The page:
When it comes to diabetes and cardiovascular disease, South Asians are one of the highest risk groups, and they also die from heart disease at a much younger age. To ensure that South Asian patients can live longer, healthier lives, the Palo Alto Medical Foundation (PAMF) has created a South Asian Health Program that provides services and resources tailored to South Asian patients’ specific health needs.
When PAMF rheumatologist Brent Culver, M.D., heard about the annual six-mile Wharf-to-Wharf run in Santa Cruz, he saw it as a great opportunity to encourage some of his patients to overcome their health obstacles to participate in the annual fun run.
Dr. Culver worked to get the word out about the race among his patients, other doctors and staff. As a result, several patients, doctors and Palo Alto Medical Foundation staff were among the 15,000 runners taking on the challenge of the Wharf-to-Wharf Race this past weekend.
Overcoming all obstacles
“Seven of our patients participated in the run, ranging from patients with lupus, rheumatoid arthritis to one patient on dialysis,” Dr. Culver said. “Some of them never thought they would be able to do it. It was a very motivating experience for everyone.”
Everyone on the team ran, or walked, at their own pace. The group gathered at the finish line to encourage and congratulate each other as they finished.
“One of the patients I was most proud of is a young woman who was diagnosed with rheumatoid arthritis at age 14,” Dr. Culver said. “She hasn’t let that health obstacle get in her way at all. In fact, she was recently accepted at a Division I university in their track and field program.”
Douglas Hetzler, M.D. , of the PAMF Santa Cruz Department of Otolaryngology, presented the awards to the race winners. Belainesh Gebre was the top woman finisher, completing the race in 30 minutes and 45 seconds, and Shadrack Kosgei was the first man across the finish line at a time of 27 minutes and one second.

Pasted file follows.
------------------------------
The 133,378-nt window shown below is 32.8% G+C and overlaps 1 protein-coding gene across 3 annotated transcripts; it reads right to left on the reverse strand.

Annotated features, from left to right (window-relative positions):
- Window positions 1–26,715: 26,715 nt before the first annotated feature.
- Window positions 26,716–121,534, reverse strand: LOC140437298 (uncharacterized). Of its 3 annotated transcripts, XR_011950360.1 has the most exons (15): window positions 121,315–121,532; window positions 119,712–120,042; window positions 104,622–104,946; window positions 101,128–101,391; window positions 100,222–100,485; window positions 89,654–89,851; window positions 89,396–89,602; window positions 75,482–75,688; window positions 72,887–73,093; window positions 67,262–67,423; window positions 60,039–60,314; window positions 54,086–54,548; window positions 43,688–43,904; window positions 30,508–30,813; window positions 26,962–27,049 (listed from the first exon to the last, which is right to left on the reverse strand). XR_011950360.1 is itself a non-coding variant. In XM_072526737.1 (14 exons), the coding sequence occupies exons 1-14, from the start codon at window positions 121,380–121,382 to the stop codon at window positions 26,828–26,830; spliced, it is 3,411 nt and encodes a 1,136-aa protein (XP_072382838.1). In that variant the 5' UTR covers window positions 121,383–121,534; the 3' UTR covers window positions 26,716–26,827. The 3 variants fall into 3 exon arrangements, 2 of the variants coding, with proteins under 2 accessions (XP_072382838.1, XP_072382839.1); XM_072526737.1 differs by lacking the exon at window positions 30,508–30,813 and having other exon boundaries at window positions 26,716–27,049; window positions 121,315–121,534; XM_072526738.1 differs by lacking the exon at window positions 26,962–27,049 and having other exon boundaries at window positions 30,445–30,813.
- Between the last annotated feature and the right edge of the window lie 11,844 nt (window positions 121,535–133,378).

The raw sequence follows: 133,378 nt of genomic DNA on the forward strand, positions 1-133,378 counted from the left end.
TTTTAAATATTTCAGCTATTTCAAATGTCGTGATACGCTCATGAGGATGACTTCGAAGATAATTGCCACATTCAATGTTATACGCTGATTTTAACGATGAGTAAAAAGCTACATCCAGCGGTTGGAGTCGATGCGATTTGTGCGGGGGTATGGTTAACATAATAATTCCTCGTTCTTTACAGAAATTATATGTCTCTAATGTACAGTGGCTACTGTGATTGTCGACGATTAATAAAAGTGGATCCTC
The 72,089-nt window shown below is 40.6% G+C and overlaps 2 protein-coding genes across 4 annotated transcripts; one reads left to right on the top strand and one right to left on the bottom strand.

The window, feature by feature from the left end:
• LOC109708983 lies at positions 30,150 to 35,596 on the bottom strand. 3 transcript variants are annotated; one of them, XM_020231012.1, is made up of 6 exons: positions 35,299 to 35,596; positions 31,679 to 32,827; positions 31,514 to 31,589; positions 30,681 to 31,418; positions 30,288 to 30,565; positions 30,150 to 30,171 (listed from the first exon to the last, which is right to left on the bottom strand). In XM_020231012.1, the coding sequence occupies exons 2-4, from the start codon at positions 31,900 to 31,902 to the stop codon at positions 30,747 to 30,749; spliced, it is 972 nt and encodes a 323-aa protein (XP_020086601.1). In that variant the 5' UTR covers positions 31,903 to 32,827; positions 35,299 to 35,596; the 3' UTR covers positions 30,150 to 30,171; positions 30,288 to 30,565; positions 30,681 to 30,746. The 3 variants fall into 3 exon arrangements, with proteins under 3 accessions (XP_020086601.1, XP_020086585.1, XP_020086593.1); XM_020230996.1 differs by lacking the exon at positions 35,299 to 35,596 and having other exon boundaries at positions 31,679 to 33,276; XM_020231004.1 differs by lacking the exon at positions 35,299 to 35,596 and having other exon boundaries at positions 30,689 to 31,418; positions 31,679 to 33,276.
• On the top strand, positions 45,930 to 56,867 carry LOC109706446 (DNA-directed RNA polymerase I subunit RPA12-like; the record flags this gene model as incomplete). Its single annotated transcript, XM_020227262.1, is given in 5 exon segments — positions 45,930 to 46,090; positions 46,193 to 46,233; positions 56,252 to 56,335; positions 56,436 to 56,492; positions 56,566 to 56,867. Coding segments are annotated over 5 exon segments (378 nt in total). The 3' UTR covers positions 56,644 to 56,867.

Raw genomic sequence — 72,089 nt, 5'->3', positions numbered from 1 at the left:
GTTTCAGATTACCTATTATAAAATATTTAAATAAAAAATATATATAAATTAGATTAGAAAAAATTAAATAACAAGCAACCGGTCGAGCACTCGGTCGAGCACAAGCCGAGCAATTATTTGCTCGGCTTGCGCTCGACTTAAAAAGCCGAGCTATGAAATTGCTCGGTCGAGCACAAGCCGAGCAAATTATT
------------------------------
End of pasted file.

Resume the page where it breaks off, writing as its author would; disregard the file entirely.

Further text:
What happens when a workforce collaborates with a team of doctors to focus on preventive health and weight loss? Workers lose weight, improve their cholesterol and blood pressure levels and workplace injuries decrease. This was the outcome of an innovative workplace wellness program created by the Palo Alto Medical Foundation (PAMF) for Graniterock, a Watsonville-based construction materials and services company.
When Henry Thai, M.D., an internal medicine doctor at PAMF’s Palo Alto Center, first met Bruce Woolpert, CEO of the Graniterock construction supply company in Watsonville, Woolpert was overweight and faced hypertension. By working with Dr. Thai and making small tweaks to his diet and lifestyle, Woolpert lost 40 pounds and normalized his blood pressure. Woolpert was so inspired that he decided he wanted all of his team members to have access to the same care.
“For companies like Graniterock, investing in preventive medicine, such as a weight loss and exercise program, is both socially responsible and important in reducing health care and workers compensation costs,” says Dr. Thai.
To replicate Woolpert’s experience, PAMF launched the “(Healthy)me: Healthy to the Power of Me” employee wellness program. Dr. Thai created an educational booklet for Graniterock about weight management, exercise and a healthy diet. He also recruited six doctors from PAMF to provide on-site care at Graniterock locations in the Bay Area. The pilot program began in June 2008 and ran for six months. Due to the great success of the program, Graniterock committed to extending the program in 2009. Today, PAMF remains involved with Graniterock employee wellness and provides weekly health tips to the employee newsletter to help employees stay on track with their wellness goals. Read More about Employee Wellness Works